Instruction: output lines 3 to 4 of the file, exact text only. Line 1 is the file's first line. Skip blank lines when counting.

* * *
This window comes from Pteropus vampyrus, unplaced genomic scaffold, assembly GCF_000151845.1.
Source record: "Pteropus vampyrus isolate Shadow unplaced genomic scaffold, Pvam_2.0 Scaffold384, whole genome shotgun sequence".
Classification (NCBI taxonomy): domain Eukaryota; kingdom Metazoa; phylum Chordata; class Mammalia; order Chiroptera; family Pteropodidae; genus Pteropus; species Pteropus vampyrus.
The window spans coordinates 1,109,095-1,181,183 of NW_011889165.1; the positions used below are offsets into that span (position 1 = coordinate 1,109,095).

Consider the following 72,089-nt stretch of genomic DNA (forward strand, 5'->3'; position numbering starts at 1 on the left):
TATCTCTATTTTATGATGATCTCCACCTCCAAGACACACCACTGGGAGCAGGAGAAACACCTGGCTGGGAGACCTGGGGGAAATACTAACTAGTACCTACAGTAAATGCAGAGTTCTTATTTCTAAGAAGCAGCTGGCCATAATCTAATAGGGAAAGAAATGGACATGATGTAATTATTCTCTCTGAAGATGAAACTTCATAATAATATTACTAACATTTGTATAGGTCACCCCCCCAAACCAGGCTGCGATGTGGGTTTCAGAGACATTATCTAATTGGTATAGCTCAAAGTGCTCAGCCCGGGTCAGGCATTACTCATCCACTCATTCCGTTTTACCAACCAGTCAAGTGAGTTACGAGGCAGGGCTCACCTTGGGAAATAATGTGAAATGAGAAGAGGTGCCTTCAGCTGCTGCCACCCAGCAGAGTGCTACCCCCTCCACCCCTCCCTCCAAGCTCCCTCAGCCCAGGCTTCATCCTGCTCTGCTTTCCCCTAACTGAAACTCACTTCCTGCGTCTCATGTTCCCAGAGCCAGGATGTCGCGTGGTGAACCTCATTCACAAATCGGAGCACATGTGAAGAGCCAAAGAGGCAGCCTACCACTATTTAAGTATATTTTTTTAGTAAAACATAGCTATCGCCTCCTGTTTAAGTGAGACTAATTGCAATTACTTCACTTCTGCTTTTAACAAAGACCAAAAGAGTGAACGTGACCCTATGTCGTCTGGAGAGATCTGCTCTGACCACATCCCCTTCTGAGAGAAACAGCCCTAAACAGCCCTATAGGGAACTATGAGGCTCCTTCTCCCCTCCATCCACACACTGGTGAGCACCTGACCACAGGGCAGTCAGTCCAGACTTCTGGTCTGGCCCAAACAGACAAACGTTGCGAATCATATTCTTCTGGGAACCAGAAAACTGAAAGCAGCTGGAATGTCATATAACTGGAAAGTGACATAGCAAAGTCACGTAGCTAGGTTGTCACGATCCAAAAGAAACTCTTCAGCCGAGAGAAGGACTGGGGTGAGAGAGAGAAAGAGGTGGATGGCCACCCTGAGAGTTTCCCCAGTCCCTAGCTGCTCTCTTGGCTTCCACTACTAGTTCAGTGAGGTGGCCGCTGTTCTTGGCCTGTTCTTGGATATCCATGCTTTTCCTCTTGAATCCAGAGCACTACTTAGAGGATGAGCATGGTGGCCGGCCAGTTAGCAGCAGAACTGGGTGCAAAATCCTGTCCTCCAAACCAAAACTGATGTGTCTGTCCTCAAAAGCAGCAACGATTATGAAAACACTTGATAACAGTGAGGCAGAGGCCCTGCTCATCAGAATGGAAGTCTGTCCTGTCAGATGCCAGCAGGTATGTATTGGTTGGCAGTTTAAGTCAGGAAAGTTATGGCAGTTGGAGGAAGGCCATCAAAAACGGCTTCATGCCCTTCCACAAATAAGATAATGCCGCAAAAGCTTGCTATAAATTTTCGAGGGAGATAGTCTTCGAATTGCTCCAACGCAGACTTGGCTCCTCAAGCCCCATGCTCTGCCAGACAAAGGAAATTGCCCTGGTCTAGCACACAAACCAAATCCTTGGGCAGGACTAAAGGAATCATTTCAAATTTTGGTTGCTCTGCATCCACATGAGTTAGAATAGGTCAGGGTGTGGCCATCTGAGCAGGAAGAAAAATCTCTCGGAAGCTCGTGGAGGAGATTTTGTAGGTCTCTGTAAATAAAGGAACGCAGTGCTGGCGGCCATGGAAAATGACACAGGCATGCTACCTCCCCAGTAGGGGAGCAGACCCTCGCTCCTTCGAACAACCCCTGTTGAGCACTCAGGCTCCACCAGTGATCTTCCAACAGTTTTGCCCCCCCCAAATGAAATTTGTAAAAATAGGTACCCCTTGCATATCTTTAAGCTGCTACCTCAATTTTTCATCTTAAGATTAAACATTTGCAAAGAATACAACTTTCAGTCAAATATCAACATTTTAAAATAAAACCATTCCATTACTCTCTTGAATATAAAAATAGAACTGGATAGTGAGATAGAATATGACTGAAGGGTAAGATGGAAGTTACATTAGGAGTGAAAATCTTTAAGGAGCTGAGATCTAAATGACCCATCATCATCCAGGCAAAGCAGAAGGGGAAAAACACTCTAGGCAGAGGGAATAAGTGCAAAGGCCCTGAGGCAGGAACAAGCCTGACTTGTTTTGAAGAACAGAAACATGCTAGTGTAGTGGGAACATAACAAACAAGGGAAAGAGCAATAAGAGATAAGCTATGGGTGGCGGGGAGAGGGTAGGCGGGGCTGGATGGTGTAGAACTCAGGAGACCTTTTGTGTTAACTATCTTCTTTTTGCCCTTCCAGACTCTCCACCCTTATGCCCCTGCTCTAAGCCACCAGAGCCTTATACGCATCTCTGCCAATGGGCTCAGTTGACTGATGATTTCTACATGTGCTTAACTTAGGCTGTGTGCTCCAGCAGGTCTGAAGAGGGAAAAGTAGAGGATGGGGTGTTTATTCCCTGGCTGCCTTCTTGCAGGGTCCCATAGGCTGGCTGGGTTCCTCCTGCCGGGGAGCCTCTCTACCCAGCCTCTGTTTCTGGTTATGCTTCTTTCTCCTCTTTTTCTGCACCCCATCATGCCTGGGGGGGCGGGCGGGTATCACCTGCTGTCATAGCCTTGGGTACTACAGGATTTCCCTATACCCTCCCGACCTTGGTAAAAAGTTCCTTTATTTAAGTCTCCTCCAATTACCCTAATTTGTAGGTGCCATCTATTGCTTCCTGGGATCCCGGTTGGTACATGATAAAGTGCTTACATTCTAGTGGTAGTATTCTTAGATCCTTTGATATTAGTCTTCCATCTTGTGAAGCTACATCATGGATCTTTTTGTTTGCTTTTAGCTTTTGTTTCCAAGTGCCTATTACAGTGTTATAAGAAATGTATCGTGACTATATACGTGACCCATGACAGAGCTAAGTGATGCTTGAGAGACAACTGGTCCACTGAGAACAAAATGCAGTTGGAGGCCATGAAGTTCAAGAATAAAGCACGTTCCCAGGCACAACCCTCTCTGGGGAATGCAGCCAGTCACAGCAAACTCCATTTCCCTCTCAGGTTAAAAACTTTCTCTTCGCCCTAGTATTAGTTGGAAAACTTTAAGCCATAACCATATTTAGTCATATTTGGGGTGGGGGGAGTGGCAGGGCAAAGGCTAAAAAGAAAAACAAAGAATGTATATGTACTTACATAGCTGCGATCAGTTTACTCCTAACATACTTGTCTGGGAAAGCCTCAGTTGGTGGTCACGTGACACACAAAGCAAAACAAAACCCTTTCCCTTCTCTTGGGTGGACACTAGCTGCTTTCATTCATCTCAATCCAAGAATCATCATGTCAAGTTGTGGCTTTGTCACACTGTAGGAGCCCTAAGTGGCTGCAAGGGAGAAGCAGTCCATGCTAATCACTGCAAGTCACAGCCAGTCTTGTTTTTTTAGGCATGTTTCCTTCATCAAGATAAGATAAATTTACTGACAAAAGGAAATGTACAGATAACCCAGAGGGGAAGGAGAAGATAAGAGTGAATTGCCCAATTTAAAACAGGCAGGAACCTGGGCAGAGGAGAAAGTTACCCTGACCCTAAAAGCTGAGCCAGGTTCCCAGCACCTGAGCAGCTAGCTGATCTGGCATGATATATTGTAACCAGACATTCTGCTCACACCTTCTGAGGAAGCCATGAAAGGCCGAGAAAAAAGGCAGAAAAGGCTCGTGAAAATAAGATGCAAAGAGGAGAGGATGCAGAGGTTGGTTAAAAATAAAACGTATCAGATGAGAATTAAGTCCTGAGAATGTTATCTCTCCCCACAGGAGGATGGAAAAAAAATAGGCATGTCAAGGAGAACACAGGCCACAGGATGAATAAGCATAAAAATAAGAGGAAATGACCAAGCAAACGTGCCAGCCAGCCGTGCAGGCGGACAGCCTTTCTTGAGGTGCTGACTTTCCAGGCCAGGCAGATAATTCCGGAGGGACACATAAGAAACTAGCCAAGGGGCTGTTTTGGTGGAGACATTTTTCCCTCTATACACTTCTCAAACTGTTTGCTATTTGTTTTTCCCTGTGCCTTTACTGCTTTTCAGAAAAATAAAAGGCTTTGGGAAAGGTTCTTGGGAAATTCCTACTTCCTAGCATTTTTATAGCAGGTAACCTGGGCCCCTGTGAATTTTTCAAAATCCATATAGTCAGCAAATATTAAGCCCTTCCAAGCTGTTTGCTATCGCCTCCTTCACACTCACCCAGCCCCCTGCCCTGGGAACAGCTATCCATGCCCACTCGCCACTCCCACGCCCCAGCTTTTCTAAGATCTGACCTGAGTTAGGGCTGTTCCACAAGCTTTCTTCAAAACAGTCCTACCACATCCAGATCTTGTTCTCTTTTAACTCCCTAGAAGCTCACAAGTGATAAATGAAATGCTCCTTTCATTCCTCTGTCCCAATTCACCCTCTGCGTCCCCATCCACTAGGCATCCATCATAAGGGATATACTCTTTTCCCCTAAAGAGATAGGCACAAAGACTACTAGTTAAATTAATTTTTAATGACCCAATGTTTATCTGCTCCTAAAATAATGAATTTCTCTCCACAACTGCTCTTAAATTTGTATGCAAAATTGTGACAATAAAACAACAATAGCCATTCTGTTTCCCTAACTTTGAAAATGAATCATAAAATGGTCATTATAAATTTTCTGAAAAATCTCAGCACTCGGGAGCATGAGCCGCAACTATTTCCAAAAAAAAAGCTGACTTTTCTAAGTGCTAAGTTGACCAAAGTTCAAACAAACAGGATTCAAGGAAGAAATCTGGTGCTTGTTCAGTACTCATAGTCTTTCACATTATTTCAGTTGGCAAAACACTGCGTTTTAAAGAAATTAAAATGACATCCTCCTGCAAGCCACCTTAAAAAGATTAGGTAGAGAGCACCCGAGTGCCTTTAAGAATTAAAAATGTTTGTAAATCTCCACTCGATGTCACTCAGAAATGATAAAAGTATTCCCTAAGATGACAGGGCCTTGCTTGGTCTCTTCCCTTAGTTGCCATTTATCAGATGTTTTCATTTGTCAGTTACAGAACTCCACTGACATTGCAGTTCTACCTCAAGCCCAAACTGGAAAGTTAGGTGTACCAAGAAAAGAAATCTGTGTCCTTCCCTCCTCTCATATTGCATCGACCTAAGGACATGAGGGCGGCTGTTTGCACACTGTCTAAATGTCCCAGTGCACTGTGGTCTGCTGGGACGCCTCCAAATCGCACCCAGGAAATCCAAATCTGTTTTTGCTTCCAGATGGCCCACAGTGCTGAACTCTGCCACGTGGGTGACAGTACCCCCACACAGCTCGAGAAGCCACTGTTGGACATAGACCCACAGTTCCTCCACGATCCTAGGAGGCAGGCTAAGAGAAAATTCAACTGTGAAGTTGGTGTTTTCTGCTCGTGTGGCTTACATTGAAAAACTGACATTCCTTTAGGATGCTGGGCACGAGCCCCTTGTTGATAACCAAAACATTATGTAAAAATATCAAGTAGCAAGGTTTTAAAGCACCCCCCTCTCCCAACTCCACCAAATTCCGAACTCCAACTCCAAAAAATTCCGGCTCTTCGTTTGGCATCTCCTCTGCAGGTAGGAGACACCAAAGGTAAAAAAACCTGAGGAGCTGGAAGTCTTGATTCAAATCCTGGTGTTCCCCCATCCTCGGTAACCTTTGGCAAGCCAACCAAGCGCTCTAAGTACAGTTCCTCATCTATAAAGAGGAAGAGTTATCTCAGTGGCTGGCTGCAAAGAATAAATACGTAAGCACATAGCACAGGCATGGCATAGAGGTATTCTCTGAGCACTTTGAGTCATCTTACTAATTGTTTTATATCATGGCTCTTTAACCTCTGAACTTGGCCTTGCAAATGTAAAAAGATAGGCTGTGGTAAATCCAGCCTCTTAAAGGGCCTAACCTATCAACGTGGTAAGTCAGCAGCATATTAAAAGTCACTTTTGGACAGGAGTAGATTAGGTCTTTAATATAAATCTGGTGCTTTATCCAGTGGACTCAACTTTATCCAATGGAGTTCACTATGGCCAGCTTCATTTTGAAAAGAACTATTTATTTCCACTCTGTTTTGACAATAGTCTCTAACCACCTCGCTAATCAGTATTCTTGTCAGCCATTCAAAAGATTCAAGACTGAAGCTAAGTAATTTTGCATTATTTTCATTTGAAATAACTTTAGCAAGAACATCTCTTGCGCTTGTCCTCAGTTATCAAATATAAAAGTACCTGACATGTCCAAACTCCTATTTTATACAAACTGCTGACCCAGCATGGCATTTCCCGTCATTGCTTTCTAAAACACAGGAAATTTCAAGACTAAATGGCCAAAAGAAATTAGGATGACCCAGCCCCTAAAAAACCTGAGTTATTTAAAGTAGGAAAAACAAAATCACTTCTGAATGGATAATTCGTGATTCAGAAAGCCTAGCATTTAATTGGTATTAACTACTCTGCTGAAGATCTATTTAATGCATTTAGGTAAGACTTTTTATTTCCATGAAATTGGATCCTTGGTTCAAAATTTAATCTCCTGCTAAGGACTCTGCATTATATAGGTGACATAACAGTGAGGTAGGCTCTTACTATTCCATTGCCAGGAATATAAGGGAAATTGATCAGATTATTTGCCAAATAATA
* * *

Classification (NCBI taxonomy): domain Eukaryota; kingdom Metazoa; phylum Chordata; class Mammalia; order Chiroptera; family Pteropodidae; genus Pteropus; species Pteropus vampyrus.
The window spans coordinates 1,109,095-1,181,183 of NW_011889165.1; the positions used below are offsets into that span (position 1 = coordinate 1,109,095).